Crabs in the Bucket, a message for the naysayers

I remember talking to a friend of mine who encouraged me to write a book about my journey from fear, anger, and depression, to happiness after I had a fairly rough start to my life.

He said, “That’s a great idea. But who will read it? Nobody knows you,”

He was right, of course, and there was Youtube!

I opened an account, primarily to discuss problems in Social Work, Group Homes, Mental Hospitals, Public Education, and psychiatry in general. As well as to talk about meditation, alternative healing, tai chi chuan (taiji), child abuse advocacy, and other topics.

I built up a subscriber base, until I had one thousand subscribers. Then I started to write my book.

During the process of writing my book, and making videos discussing using meditation to deal with symptoms of all kinds of mental disorders such as, ADHD, Bipolar, PTSD, and schizophrenia. I received feedback.

More than a few people who commented were not very happy to hear me rail in anger and disgust about how horrible and anti-healing lithium and antipsychotics were for me, and how happy I was “maintaining” (to use pdoc-speak) using tai chi chuan.

Few could even grasp, that I wasn’t “maintaining” anything. I was changed. I did spiritual alchemy, and I became a person who was immune to depression, because I had a little light explode softly inside me, that illuminated my being from within.

A light of love. Acceptance. Surrender.

When I would tell people, over and over, on bipolar forums or amazon discussions, or youtube conversations, how many years I had been free of depression and mania, I would consistently get someone who, sooner or later, made comments like this,

“Well. You may feel fine now. But. Once bipolar, always bipolar. So, sooner or later, you are going to have a relapse. And it isn’t going to be pretty, because you refused to take your meds.”

This is called, The Bitter and Clueless Crabs in the Bucket mentality.

A fisherman places a bucket of caught crabs on the boat wharf. One or two crabs start to stand on the others and reach up and out of the bucket. Grasping the edge, they start to haul themselves out. Then, the crab underneath them, reaches up a claw, and grabs the escaping grab by one leg.

That is what so-called “bipolar people” think when they hear my story. Some of them anyway.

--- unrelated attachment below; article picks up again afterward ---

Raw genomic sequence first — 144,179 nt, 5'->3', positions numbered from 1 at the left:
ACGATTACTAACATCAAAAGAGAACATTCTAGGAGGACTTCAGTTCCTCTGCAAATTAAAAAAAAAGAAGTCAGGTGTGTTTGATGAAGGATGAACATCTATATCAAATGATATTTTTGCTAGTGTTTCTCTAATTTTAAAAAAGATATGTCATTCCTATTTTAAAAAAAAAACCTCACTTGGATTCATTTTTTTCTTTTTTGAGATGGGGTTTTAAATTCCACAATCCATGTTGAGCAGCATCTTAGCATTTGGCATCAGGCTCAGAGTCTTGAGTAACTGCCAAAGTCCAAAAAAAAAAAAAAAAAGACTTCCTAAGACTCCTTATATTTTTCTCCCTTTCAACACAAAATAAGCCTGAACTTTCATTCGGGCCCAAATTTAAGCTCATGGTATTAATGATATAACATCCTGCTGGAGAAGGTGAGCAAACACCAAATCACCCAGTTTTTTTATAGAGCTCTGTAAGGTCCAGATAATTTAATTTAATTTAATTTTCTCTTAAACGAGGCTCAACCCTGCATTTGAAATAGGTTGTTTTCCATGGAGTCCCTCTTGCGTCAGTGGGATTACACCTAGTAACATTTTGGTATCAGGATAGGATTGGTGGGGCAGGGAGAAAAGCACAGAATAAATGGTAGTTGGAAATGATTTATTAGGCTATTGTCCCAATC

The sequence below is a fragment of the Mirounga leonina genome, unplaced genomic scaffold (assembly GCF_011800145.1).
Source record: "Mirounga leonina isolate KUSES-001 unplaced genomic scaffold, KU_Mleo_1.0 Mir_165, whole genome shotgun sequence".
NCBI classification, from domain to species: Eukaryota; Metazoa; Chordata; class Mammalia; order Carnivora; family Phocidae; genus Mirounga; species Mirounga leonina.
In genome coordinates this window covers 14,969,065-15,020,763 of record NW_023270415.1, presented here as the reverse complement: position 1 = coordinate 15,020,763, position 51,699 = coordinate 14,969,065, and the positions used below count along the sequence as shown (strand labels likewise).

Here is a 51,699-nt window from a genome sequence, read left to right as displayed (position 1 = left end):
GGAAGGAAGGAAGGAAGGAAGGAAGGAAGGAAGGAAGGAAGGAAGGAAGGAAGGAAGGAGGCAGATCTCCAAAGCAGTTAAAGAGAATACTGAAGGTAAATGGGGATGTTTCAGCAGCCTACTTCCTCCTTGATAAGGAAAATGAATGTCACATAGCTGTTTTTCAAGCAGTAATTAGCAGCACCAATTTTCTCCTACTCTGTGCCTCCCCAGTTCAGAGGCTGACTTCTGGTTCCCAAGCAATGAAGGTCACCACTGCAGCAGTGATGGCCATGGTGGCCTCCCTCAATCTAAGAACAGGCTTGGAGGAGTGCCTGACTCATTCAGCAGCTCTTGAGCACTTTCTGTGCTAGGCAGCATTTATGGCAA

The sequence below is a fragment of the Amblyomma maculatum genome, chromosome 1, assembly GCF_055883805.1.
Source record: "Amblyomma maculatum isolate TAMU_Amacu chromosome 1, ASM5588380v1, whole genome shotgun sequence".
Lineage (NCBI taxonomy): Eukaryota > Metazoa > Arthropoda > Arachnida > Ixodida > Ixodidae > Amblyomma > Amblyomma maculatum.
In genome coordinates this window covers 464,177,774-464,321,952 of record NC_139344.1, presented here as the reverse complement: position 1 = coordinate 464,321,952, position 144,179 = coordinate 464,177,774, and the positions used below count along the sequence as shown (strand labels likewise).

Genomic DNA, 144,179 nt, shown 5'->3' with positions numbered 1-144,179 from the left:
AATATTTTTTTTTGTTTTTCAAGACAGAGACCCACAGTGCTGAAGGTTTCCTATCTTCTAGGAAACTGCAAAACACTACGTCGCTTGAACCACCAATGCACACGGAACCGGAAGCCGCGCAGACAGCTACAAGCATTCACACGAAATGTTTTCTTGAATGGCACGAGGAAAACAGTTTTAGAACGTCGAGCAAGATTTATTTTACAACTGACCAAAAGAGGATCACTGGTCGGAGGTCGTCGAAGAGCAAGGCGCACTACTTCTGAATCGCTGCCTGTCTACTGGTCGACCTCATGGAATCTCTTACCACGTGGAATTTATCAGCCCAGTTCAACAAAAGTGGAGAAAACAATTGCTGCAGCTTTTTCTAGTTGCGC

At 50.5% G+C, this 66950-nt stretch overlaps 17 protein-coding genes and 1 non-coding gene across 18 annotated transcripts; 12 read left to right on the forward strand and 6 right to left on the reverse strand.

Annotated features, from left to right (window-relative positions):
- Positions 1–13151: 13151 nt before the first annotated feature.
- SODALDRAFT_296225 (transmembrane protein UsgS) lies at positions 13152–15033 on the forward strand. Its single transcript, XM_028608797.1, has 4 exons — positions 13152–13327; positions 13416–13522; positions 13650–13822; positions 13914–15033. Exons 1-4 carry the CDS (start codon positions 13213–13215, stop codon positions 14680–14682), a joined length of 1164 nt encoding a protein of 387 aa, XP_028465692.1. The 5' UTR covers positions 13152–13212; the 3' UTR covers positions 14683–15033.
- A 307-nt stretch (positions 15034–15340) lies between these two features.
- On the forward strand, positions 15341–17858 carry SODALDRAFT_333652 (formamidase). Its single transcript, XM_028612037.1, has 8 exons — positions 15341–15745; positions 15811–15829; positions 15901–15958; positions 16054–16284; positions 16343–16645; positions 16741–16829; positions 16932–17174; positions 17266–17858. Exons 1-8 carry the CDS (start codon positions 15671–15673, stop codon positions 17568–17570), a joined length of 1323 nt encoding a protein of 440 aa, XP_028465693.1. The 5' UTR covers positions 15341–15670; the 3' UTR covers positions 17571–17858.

They think that way, because they have internalized biological psychiatry. Which is most unfortunate. For them.

I cured myself of depression by the time I was twenty-five. But I had been feeling better and better, and totally depression-free, within the first year of practicing either meditation, yoga, or tai chi chuan, daily. I didn’t self-diagnose myself “cured” until I had had three years of stability.

That was back between 1997-2000.

It is now 2015.

I have never relapsed. I remain depression free. I don’t get “mania”, and even if I somehow magically got either depression, or mania, I could,

A: Fake sanity. Fake not being depressed or manic, using mind-over-body training.

B: Heal myself, for real. All. Over. Again. Using the exact same methodology that worked the first time. Solitude. Relaxation. Zero stress. Followed by meditation, yoga, and tai chi chuan.

Within a few weeks, or months, I would stabilize. Again. And within a year, I would be largely okay.

The only reason that “bipolars” reached out to me, to tell me, I was doomed for a bipolar crash sooner or later for not taking my meds or for believing in the diagnosis of manic depression, is that they are utterly incapable of doing what I did, and they are bitter, jealous, and a little afraid. Afraid they are as doomed as my psychiatrist said I was, the summer of 1989.

It turned out, she was wrong. And so were all those bipolar crabs on the forums in the comments.

I can’t feel bad about that, at all.


About Jane

Ms. Alexander. author, activist, artist
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